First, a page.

Refining is an industrial process whereby crude oil undergoes various chemical processes to convert it into products such as gasoline, diesel fuel, asphalt base, heating oil, kerosene and liquefied petroleum gas.


What is Refining?

Oil refineries are industrial facilities that convert crude oil into different useable products. Refining is referred to as a “downstream” component of oil production and processing. While the general process of refining is standard, it is adapted at individual refineries based on the properties of the crude oil extracted from the earth and on the desired outputs (refined products) 12

Petroleum refining is a very complex system, but it can be generalized into five main areas.

  1. Separation: The first part of the process where the crude oil is physically separated by fractionation using atmospheric or vacuum distillation towers.  Fractionation takes advantage of the various boiling point ranges of different groups of hydrocarbon molecules of the crude oil to separate the products in gas form.
  2. Conversion: The second general process which changes the size and structure of hydrocarbon molecules through a number of processes.  Hydro, thermal, and catalytic cracking, or coking, are used to divide and decompose these hydrocarbon molecules.  Unification and alteration processes combine and rearrange the molecule arrangements.  These manipulations of the hydrocarbon molecules create the various grades of crude oil, which must be treated.
  3. Treatment: Involves the removal of non-hydrocarbons, impurities, and other constituents that affect the performance of the product or reduce efficiency of the refining process.
  4. Blending: The hydrocarbon fractions, additives, and other components are formulated and blended to produce the finished products with specific performance qualities
  5. Other: Many other operations and facilities exist within the plant that indirectly affect the refinery process including all water treatment processes, cooling, hydrogen production, and more. There are also non-process related facilities including power generation, product movement, tank storage, flares, alarms and sensors, control rooms, and many others that make refineries an efficient and safe environment.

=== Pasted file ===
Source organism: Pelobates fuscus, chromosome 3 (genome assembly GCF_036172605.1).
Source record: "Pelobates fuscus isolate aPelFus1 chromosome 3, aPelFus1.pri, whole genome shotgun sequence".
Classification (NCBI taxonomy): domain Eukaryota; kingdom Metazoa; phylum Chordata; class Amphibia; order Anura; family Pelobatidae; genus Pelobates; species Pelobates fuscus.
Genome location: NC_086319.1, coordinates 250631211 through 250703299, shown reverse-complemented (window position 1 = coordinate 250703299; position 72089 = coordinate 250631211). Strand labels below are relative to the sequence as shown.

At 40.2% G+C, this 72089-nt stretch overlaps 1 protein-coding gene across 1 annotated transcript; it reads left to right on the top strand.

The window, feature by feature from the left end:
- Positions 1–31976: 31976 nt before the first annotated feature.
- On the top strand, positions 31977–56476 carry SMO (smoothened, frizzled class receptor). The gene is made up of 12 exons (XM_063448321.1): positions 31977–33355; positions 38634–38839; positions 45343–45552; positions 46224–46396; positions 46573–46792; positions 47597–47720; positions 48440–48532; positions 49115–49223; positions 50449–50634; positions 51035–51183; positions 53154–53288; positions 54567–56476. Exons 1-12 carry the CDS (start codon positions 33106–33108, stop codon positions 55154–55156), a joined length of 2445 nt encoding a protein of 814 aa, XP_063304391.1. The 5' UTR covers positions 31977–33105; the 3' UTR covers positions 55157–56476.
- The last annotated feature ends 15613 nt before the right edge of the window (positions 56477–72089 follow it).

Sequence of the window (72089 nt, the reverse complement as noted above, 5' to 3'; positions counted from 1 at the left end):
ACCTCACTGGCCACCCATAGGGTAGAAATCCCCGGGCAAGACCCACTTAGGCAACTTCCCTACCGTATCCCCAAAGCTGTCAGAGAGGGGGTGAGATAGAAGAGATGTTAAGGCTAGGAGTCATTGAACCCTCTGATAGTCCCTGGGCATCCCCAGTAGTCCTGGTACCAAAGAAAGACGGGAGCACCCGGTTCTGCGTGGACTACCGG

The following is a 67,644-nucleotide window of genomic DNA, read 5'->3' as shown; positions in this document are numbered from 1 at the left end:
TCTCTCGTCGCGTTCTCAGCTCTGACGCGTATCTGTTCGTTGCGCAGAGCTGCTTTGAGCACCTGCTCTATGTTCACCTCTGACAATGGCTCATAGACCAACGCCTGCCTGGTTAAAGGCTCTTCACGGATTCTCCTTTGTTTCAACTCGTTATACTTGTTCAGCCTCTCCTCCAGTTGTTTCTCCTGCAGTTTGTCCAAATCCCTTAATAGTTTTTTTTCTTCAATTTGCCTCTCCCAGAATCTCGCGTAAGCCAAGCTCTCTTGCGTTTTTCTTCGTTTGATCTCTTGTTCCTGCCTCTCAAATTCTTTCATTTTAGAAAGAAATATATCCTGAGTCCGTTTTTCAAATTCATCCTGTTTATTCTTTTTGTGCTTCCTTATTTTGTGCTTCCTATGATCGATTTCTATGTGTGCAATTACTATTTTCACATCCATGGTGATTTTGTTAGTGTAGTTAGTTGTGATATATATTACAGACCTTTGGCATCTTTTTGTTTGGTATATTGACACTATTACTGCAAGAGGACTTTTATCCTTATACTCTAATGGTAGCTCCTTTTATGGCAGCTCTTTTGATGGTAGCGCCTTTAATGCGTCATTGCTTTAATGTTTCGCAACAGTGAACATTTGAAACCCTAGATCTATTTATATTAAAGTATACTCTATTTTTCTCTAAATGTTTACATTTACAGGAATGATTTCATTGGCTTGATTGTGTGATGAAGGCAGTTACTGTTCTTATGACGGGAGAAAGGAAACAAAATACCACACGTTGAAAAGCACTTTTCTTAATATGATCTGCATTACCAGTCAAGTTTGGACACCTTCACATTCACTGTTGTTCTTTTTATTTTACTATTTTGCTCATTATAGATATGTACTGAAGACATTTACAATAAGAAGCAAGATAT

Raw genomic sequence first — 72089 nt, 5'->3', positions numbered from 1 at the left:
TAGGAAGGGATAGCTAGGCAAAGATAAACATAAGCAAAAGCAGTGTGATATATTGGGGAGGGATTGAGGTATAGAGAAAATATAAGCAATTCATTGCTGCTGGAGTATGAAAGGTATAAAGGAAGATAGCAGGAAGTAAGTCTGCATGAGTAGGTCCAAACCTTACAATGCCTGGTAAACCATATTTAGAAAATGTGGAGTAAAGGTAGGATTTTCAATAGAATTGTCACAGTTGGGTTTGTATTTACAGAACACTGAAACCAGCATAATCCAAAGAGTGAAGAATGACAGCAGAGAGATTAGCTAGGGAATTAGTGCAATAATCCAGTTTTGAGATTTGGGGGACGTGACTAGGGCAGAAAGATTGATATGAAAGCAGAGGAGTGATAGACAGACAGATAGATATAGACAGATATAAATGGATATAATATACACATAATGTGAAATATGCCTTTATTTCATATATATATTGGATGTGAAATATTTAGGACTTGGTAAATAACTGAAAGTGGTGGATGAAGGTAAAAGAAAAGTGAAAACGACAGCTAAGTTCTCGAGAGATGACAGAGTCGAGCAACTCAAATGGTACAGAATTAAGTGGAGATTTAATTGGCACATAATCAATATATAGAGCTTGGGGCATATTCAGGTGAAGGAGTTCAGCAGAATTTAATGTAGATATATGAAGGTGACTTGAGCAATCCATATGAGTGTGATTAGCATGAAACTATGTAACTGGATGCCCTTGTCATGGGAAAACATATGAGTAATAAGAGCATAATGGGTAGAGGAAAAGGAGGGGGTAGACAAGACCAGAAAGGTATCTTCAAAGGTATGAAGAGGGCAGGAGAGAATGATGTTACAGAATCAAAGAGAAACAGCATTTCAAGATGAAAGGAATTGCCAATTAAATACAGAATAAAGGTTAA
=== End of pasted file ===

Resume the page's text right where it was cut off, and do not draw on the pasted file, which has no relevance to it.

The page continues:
Petroleum products, refined from crude oil, span many facets of human consumption including fuel for various modes of transportation, synthetic fertilizers, rubber products, printing inks, textiles, cosmetics, paints, alcohols, many industrial processes, and countless others. Each of these products requires a different type, or “grade”, of crude oil which are only attainable through the refining process. For this reason, refineries are integral to the oil supply chain3.

There are tight regulatory compliance requirements for oil refineries and their environmental impact. Air emissions from the refining process include hydrogen sulphide, sulphur dioxide, nitrogen oxides, and carbon monoxide. The wastewater created contains hydrocarbons, dissolved materials, suspended solids, phenols, ammonia, sulphides, acids, alkalis, and other contaminants.  A number of controls are utilized to reduce or eliminate these contaminants through preventative and reactive measures.

Due to high temperatures, high pressures, and various chemicals utilized throughout the process oil, oil refineries have developed very comprehensive medical, personal protection, and product safety programs.


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External resources


International Association of Oil and Gas Producers

World Refinery Association


Kuwait Institute for Scientific Research

RTI International

Centre for Gas, Refining and Petrochemicals


Refinery Report


Petroleum Technology History


RTI International


Communities for Better Environment


Environmental Protection Agency

  1. Colwell, R. F. (2009) Oil refinery processes: A brief overview. 
  2. Kraus, R. S. (2011) Petroleum Refining Process. 
  3. United States Department of Labor (n.d.). Petroleum refining processes. OSHA Technical Manual.